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The Irish Society of Chartered Physiotherapists

(ACL) Anterior Cruciate Ligament Injury by David Kelly

The anterior cruciate ligament is one of the most important structures of the knee. It is subject to high forces in the knee which is aided by the PCL and the two lateral ligaments to give stability to the knee. Its function is to prevent excess anterior translation of the knee (to stop the femur from gliding too far forward) and provide some rotational stability.

It is also a very well-known injury as some high profile athletes have ruptured this ligament including Tiger woods, Michael Owen, Tom Brady and Zlatan Ibrahimovic to name a few.

There are several studies that suggest approximately half of all ACL injuries are non-contact injuries. The most common mechanism is to plant the foot when slowing down from a run and twisting the knee to change to direction. Team ball sports with multi – directional movement have a higher incident rate compared to individual sports.


There is also a higher proportion of female athletes with this injury compared to male athletes. Some studies suggest the Q angle may play a role in this. Meaning that if the athlete has a wider pelvis this will cause an increased angle towards the knee. This puts greater forces through the knee with pivot shift movements which leaves the athlete more susceptible to ACL injuries.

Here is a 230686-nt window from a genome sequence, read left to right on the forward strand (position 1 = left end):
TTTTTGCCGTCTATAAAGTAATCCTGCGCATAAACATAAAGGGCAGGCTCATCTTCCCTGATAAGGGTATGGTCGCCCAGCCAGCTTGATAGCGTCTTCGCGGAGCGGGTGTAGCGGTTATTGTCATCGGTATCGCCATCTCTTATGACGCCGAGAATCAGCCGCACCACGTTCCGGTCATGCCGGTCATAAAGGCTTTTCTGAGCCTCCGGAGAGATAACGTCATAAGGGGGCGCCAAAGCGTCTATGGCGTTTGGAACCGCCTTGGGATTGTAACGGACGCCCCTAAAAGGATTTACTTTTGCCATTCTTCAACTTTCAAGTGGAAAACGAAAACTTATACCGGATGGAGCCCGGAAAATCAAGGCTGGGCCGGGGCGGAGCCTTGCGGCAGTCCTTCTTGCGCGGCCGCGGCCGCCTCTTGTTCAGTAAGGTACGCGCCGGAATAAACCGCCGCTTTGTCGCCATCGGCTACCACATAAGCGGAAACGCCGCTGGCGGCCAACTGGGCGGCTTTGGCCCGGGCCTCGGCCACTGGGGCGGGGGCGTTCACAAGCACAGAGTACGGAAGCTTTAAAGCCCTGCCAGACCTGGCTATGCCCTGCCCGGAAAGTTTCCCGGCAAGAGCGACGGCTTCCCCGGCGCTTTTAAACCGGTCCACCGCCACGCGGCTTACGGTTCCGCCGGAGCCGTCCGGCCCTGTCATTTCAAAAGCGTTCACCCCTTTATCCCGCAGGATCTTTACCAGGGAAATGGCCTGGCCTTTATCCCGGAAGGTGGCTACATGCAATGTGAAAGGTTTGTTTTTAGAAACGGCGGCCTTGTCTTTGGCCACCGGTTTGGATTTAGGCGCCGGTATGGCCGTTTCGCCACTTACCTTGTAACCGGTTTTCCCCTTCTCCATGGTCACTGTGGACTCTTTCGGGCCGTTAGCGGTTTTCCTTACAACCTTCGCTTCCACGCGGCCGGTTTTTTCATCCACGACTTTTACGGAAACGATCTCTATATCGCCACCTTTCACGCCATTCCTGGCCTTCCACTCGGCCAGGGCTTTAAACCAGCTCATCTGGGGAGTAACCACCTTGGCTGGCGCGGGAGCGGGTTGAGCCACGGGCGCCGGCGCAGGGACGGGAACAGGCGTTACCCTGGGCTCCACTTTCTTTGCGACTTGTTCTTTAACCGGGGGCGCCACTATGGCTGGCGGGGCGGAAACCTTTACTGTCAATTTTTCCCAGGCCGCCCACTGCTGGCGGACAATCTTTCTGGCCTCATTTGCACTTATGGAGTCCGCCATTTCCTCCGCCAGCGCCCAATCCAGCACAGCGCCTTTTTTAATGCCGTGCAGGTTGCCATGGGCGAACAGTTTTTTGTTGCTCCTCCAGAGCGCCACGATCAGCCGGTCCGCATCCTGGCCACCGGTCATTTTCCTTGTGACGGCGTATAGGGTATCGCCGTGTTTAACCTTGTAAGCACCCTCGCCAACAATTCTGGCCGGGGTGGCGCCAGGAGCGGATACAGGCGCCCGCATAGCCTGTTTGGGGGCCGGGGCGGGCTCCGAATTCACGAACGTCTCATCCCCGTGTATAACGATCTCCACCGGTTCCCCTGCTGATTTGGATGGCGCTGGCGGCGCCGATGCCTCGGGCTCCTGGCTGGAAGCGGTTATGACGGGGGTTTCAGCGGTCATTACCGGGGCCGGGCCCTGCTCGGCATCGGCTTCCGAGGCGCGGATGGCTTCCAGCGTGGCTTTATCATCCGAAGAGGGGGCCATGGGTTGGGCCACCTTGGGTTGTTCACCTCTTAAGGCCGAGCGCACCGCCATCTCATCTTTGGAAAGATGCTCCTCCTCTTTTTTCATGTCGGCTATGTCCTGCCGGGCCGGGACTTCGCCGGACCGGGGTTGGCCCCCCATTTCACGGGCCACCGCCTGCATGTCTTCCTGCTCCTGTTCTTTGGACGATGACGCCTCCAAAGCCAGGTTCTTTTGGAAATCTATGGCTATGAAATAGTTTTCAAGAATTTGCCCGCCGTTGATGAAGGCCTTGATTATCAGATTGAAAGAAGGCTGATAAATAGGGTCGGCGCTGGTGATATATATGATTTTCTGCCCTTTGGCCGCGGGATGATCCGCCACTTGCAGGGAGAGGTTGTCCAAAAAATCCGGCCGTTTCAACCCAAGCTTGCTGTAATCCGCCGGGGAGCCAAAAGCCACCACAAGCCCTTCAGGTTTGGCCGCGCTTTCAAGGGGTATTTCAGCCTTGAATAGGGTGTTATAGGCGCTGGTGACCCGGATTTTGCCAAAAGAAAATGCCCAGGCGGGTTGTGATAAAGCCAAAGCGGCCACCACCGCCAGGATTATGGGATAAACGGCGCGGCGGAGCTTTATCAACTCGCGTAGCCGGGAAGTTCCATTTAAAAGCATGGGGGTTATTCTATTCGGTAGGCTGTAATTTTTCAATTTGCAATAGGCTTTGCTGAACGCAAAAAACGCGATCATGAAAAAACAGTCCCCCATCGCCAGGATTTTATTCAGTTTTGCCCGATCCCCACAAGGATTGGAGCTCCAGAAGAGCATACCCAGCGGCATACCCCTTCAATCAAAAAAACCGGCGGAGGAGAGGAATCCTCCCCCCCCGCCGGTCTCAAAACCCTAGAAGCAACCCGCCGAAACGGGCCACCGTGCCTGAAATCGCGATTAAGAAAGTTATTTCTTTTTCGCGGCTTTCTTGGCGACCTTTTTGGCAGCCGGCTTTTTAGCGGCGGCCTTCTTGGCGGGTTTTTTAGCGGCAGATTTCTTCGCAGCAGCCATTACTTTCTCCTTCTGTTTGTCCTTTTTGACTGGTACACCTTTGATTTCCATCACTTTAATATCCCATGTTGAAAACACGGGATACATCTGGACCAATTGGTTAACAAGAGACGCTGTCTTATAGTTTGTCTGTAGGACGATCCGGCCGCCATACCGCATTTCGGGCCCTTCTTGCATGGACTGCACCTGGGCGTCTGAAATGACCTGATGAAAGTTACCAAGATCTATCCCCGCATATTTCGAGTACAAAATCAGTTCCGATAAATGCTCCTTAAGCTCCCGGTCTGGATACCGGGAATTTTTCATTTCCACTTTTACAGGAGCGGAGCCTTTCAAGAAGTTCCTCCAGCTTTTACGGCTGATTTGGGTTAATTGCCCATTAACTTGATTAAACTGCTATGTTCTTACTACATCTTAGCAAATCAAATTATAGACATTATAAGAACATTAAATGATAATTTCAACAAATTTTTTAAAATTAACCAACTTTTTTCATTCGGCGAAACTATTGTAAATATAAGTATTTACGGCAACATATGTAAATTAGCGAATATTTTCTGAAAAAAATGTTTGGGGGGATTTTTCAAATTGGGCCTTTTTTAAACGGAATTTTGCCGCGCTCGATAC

Usually with an ACL rupture the knee will swell very quickly as it has a good blood supply. This should be followed up with an MRI to confirm the extent of the injury.

From here the GP will refer you to a consultant to discuss the option of surgery. While waiting for surgery the gold standard would be to see a physio to start a rehabilitation program to get the knee as strong as possible pre op. From surgery to return to play is approximately a 9 month rehabilitation process guided by your Physiotherapist.

It should also be noted that surgery is not the only option. There are many people who chose to just rehab the knee which generally has great success. However most athletes who are looking to return to play sports most commonly opt for the surgery to allow for improved stability and control.

By David Kelly

Get in touch with us at Galway Bay Physio on  091 569 706 or visit us at to book an appointment,
and we will be able to help you with any pain you may be experiencing.

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